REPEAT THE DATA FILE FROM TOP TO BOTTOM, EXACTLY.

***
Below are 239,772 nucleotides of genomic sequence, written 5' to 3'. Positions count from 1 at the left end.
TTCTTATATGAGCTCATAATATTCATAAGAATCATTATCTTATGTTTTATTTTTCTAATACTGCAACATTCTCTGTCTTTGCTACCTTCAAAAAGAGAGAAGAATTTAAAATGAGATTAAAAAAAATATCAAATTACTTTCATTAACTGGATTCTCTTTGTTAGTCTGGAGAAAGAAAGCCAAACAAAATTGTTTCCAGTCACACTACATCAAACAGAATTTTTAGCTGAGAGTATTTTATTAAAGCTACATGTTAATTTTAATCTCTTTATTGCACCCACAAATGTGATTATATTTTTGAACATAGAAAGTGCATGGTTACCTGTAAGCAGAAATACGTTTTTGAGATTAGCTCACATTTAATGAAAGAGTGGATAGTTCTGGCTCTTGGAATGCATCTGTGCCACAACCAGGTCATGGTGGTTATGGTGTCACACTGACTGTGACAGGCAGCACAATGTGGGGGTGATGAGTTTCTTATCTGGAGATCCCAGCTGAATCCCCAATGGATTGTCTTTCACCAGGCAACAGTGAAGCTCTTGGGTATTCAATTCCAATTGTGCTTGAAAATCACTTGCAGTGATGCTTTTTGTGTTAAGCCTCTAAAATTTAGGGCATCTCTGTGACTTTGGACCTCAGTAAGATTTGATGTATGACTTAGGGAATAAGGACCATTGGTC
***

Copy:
Below are 239,772 nucleotides of genomic sequence, written 5' to 3'. Positions count from 1 at the left end.
TTCTTATATGAGCTCATAATATTCATAAGAATCATTATCTTATGTTTTATTTTTCTAATACTGCAACATTCTCTGTCTTTGCTACCTTCAAAAAGAGAGAAGAATTTAAAATGAGATTAAAAAAAATATCAAATTACTTTCATTAACTGGATTCTCTTTGTTAGTCTGGAGAAAGAAAGCCAAACAAAATTGTTTCCAGTCACACTACATCAAACAGAATTTTTAGCTGAGAGTATTTTATTAAAGCTACATGTTAATTTTAATCTCTTTATTGCACCCACAAATGTGATTATATTTTTGAACATAGAAAGTGCATGGTTACCTGTAAGCAGAAATACGTTTTTGAGATTAGCTCACATTTAATGAAAGAGTGGATAGTTCTGGCTCTTGGAATGCATCTGTGCCACAACCAGGTCATGGTGGTTATGGTGTCACACTGACTGTGACAGGCAGCACAATGTGGGGGTGATGAGTTTCTTATCTGGAGATCCCAGCTGAATCCCCAATGGATTGTCTTTCACCAGGCAACAGTGAAGCTCTTGGGTATTCAATTCCAATTGTGCTTGAAAATCACTTGCAGTGATGCTTTTTGTGTTAAGCCTCTAAAATTTAGGGCATCTCTGTGACTTTGGACCTCAGTAAGATTTGATGTATGACTTAGGGAATAAGGACCATTGGTC